As an organization committed to supporting the Long Island minority-owned small business community, we have long been sensitive to the challenging environment for starting a business. Attorney General Letitia James’ settlement with Uber and Lyft is a significant victory not only for New York’s ride-share drivers, but also for the state’s budding entrepreneurs, who are looking to follow their dreams and launch their communities' next generation of local businesses, but are in need of income and benefits while doing so.
Many ride-share drivers consider their driving to be a secondary source of income, often as they pursue other work or opportunities. At the Long Island African American Chamber of Commerce, this is something we see often. Many of our small business owners helped get their companies off the ground during those tight, early years through additional part-time work. While this is common for entrepreneurs, it isn’t easy.
Part-time work, or work classified as that of an independent contractor, usually leaves the worker without much-needed benefits and critical pay protections. While flexible scheduling is essential for pursuing their dreams, they are sacrificing other critical needs to maintain it. This settlement demonstrates that there can be another way.
The deal lays out new benefits to ride-share drivers, including up to 56 hours of paid sick leave and a $26 per hour minimum wage. With Uber and Lyft agreeing to offer these new benefits, the attorney general’s office will close the state’s investigation into the employment classification of ride-share drivers, securing the drivers’ status as independent contractors — only now, with benefits typically previously only afforded to full-time employees.
This agreement provides a solution to a problem as old as the gig economy itself. How can we provide benefits and protections to workers while maintaining their flexibility? And how can we do so without putting an undue burden on employers when those workers are only part-time? This settlement will provide immediate tangible benefits to ride-share drivers, while at the same time, enabling them to continue enjoying the flexibility that being an independent contractor provides.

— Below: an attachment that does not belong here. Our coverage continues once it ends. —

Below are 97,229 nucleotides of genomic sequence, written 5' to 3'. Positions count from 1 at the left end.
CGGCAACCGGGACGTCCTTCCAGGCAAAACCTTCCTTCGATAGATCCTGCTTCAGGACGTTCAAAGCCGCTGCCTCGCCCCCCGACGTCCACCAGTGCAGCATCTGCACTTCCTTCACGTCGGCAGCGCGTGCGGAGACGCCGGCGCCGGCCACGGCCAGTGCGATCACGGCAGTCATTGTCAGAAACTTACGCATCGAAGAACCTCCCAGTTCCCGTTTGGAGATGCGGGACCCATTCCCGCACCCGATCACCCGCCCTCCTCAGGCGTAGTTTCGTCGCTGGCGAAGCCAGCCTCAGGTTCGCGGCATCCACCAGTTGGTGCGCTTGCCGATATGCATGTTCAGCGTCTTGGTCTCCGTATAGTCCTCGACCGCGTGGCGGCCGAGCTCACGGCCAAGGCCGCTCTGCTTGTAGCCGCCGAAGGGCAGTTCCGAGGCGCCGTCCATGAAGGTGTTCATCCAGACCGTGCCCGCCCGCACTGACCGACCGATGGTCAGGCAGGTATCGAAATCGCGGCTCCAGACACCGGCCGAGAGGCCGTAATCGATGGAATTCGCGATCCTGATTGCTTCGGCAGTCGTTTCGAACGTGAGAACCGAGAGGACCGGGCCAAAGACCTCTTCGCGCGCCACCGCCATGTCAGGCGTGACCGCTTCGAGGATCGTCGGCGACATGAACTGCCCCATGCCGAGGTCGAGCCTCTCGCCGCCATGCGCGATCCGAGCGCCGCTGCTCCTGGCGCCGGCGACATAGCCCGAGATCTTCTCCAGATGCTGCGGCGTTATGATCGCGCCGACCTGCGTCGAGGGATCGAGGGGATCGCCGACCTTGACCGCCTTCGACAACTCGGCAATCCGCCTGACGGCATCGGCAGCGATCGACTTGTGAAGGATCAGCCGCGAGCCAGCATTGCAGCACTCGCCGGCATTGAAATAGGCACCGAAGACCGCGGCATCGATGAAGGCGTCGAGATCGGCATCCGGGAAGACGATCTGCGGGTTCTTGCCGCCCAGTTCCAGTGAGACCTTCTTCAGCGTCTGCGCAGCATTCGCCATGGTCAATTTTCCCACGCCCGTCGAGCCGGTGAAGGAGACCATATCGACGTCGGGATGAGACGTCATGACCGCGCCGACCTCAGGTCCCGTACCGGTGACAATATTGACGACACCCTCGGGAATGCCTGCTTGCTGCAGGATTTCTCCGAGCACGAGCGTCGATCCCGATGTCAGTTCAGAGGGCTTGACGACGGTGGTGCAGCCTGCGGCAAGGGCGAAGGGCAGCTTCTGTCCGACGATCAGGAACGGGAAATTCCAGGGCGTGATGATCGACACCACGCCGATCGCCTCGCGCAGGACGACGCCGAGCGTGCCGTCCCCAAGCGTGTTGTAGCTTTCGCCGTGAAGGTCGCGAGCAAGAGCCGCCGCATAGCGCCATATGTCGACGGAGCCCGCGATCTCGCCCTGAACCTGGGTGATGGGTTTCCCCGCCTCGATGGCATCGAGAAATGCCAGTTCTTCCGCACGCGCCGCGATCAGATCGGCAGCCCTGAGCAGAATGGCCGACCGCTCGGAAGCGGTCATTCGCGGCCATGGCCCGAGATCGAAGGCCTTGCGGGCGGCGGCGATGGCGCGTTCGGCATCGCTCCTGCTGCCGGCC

Perhaps even more importantly going forward, this new model of independent contractor work can be replicated for small business owners throughout the state. Amid high-profile legal fights and confusion over the employment status of ride-share drivers and others who earn money through online platforms, New York is cutting through the noise to find a way to provide tangible benefits to app workers such as those with DoorDash and TaskRabbit.
Previously, small businesses that did not need or could not afford full-time employees because of the significant costs would struggle to retain part-time workers who needed benefits that could be provided by large companies elsewhere. These new benefits will make it easier for small businesses to hire independent contractors and provide them with some significant workplace benefits, making small businesses a more appealing option for independent contractors at a lower cost to the business. This will give some 9,000 small businesses on Long Island a leg up against big companies that could afford to hire full-time employees, because now small businesses can lure people who want flexibility and the reassurance that they can afford to take a sick day in their workplace.
The settlement shows that the government is listening to the needs of businesses and workers to create new models of employment. The traditional ways of doing business have changed. It’s high time our governing policies did, as well.
This guest essay reflects the views of Phil Andrews, president of the Long Island African American Chamber of Commerce.